To Those Waiting and to Those Mourning on Mother’s Day


I don’t know how you feel.

And that is my important disclaimer here.

I don’t know what it’s like to wait months or even years, only to see a little negative sign that hurts in such a big way.

I don’t know what it’s like to get pregnant, only to have no heartbeat be the swift end to a short life’s journey.

I don’t know what it’s like to have a child, only to lose them way before a mother ever should.

All I know is that I am 28 weeks pregnant, and that almost every other week I am told by a doctor that our baby probably won’t live. All I know is that although our baby is still alive and still has a heartbeat right now, some days I feel like I am already in mourning for her.

But if there’s one thing that this “not normal” pregnancy is teaching me, it’s that this kind of stuff happens often, way more often than I ever realized before. This kind of stuff where things don’t happen quickly and perfectly. This kind of stuff where it’s not just boom-bam-pow, and nine months later a healthy baby is born and lives a long and happy life.

And Mother’s Day.

It’s passed, but that doesn’t stop every TV commercial and retail magazine from reminding us of this date. {And of how we better not disappoint our moms this year…again.}

But it’s not all happiness and greeting cards and flowers and Pandora bracelets on Mother’s Day. Not for everyone.

So to those who are waiting. Waiting to become a mother for the first time, or waiting to watch your family grow: I am so sorry.

I am so sorry for the pain you have gone through. So sorry for the waiting, the agonizing, the questioning, the crying. So sorry for the frustration and anger.

I’m sorry for the struggle to choose joy and gratitude in painful circumstances.

I am so sorry if you, like my friend, have ever thought, “There must be something wrong with me! I am a woman, and my body is supposed to be able to do this, to carry a baby!”

I’m so sorry for the well-intended comments and advice people like to share that sometimes have the healing effect of a band-aid on a broken bone.

I’m so sorry for everything you have been through behind the scenes at home and behind closed doors at the doctor’s office. Behind the smiles and the “I’m so happy for you”s that you so politely direct at everyone else’s pregnancy and birth announcements. {Not that you aren’t happy for others, but maybe you simply want this kind of happiness for yourself this time.}

I’m so sorry.

To those mourning. Mourning the loss of your child, or even mourning the loss of a relationship with your child that seems beyond reconciliation: I am so sorry.

I’m so sorry, no matter how long in the womb or how short on this earth your child was with you. Because there is no good time to lose a child: seven weeks, four months, thirty-seven years.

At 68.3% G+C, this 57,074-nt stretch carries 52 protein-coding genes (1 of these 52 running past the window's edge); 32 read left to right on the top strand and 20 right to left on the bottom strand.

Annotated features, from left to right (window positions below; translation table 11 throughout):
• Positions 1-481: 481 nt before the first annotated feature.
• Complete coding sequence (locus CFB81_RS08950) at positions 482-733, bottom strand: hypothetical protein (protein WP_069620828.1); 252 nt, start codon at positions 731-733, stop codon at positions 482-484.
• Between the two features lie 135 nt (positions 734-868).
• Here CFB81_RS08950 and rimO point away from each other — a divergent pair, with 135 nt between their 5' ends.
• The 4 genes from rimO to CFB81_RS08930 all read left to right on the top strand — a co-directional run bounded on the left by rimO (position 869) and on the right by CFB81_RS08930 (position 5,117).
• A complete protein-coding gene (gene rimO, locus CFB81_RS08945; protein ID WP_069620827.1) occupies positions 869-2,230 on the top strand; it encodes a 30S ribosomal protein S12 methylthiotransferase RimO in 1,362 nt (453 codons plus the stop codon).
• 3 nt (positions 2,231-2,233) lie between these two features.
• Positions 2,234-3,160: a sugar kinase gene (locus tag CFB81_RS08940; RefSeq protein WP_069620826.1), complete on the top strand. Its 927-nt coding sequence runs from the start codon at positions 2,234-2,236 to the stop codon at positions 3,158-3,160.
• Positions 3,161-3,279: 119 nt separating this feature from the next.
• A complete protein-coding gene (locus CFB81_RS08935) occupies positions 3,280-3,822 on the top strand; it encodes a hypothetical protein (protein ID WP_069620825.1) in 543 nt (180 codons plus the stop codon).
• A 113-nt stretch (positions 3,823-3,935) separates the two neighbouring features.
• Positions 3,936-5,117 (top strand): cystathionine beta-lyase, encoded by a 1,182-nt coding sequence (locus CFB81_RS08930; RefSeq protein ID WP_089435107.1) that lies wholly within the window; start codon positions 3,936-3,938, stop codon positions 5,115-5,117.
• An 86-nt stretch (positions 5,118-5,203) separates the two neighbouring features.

I’m so sorry for the reminders: the due dates, the birth dates, that one thing that you saw the other day that triggered a memory along with your pain. While you never want to forget your child, I wish the pain of your loss could be forgotten.

I’m so sorry, for even if you are blessed with more children someday, a child you have loved and lost can never be replaced.

“It’s so hard. And it’s something that never, ever leaves you,” my grandma told me about losing her baby at six months pregnant.

I’m so sorry.

And to both. To both those waiting and those mourning:

I’m so sorry for when you and your husband have felt like you are suffering alone. Because although you aren’t alone, although this affects so many more people than we realize, these struggles are often kept quiet.

And I’m sorry for all of the other stuff that I don’t understand too. Because again, I don’t know how you feel. Being in the situation that I am in, I often wonder if someday soon I will more fully understand. But only you know what it’s like in the situation and circumstances you are in. Only you know how it feels.

So today, and over these next few weeks, and over these upcoming months of my own journey, and with a new sensitivity to how often this stuff happens, you are especially on my heart and in my prayers.

I know there is always hope. Always. Hope.

But I don’t want to deny that there can be pain too.

And it’s not that I think you need random pity from a random stranger such as myself. But I do think that sometimes it helps when recognition is given to how tough the valley can be to walk through.

Even Jesus, who knew He was about to perform one of His greatest miracles by raising Lazarus from the dead, stopped first to weep and mourn the loss with His friends. {John 11:1-44}

And even though great miracles might be in store for your life or great lessons might be learned along the way, that doesn’t mean that pain and weeping aren’t a part of the journey beforehand.

So I shed lots of tears with you. I send you the biggest hugs that I can send.

And I offer up earnest prayers that you will be blessed with the gift of peace today and tomorrow and through the days and years ahead.

“The Lord is close to the brokenhearted and saves those who are crushed in spirit.” {Psalm 34:18}

I pray you will feel this closeness even in your deepest of heartbreaks.

This post originally appeared at Grace & Peace.

Print Friendly, PDF & Email